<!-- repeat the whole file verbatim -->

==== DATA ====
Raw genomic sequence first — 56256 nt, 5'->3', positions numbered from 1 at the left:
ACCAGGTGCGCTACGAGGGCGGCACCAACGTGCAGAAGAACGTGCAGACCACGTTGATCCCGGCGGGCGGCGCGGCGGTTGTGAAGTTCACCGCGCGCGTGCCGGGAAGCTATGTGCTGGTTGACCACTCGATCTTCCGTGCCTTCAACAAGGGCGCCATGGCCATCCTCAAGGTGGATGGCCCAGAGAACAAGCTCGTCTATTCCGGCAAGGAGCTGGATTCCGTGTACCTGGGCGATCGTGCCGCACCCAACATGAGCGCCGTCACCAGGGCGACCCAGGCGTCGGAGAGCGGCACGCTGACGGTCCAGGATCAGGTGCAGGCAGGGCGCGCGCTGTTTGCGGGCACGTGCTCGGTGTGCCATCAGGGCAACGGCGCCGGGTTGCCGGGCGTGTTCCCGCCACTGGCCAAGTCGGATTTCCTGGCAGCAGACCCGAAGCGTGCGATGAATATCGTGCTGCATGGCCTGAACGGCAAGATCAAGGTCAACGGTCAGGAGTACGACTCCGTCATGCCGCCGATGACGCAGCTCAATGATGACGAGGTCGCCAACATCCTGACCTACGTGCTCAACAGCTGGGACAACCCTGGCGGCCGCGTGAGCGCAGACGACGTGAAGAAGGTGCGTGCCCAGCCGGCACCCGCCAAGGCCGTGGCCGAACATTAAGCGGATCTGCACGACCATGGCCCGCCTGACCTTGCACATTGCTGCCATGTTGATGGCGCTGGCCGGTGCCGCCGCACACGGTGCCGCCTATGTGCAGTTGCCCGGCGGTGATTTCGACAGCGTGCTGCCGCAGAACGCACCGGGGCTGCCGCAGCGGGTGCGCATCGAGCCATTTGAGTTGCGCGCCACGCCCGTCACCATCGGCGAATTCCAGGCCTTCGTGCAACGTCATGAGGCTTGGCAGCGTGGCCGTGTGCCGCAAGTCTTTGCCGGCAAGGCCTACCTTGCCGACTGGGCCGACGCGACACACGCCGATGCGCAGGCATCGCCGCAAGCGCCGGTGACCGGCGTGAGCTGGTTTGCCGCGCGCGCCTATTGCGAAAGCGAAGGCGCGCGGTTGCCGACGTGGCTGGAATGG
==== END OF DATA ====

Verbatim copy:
Raw genomic sequence first — 56256 nt, 5'->3', positions numbered from 1 at the left:
ACCAGGTGCGCTACGAGGGCGGCACCAACGTGCAGAAGAACGTGCAGACCACGTTGATCCCGGCGGGCGGCGCGGCGGTTGTGAAGTTCACCGCGCGCGTGCCGGGAAGCTATGTGCTGGTTGACCACTCGATCTTCCGTGCCTTCAACAAGGGCGCCATGGCCATCCTCAAGGTGGATGGCCCAGAGAACAAGCTCGTCTATTCCGGCAAGGAGCTGGATTCCGTGTACCTGGGCGATCGTGCCGCACCCAACATGAGCGCCGTCACCAGGGCGACCCAGGCGTCGGAGAGCGGCACGCTGACGGTCCAGGATCAGGTGCAGGCAGGGCGCGCGCTGTTTGCGGGCACGTGCTCGGTGTGCCATCAGGGCAACGGCGCCGGGTTGCCGGGCGTGTTCCCGCCACTGGCCAAGTCGGATTTCCTGGCAGCAGACCCGAAGCGTGCGATGAATATCGTGCTGCATGGCCTGAACGGCAAGATCAAGGTCAACGGTCAGGAGTACGACTCCGTCATGCCGCCGATGACGCAGCTCAATGATGACGAGGTCGCCAACATCCTGACCTACGTGCTCAACAGCTGGGACAACCCTGGCGGCCGCGTGAGCGCAGACGACGTGAAGAAGGTGCGTGCCCAGCCGGCACCCGCCAAGGCCGTGGCCGAACATTAAGCGGATCTGCACGACCATGGCCCGCCTGACCTTGCACATTGCTGCCATGTTGATGGCGCTGGCCGGTGCCGCCGCACACGGTGCCGCCTATGTGCAGTTGCCCGGCGGTGATTTCGACAGCGTGCTGCCGCAGAACGCACCGGGGCTGCCGCAGCGGGTGCGCATCGAGCCATTTGAGTTGCGCGCCACGCCCGTCACCATCGGCGAATTCCAGGCCTTCGTGCAACGTCATGAGGCTTGGCAGCGTGGCCGTGTGCCGCAAGTCTTTGCCGGCAAGGCCTACCTTGCCGACTGGGCCGACGCGACACACGCCGATGCGCAGGCATCGCCGCAAGCGCCGGTGACCGGCGTGAGCTGGTTTGCCGCGCGCGCCTATTGCGAAAGCGAAGGCGCGCGGTTGCCGACGTGGCTGGAATGG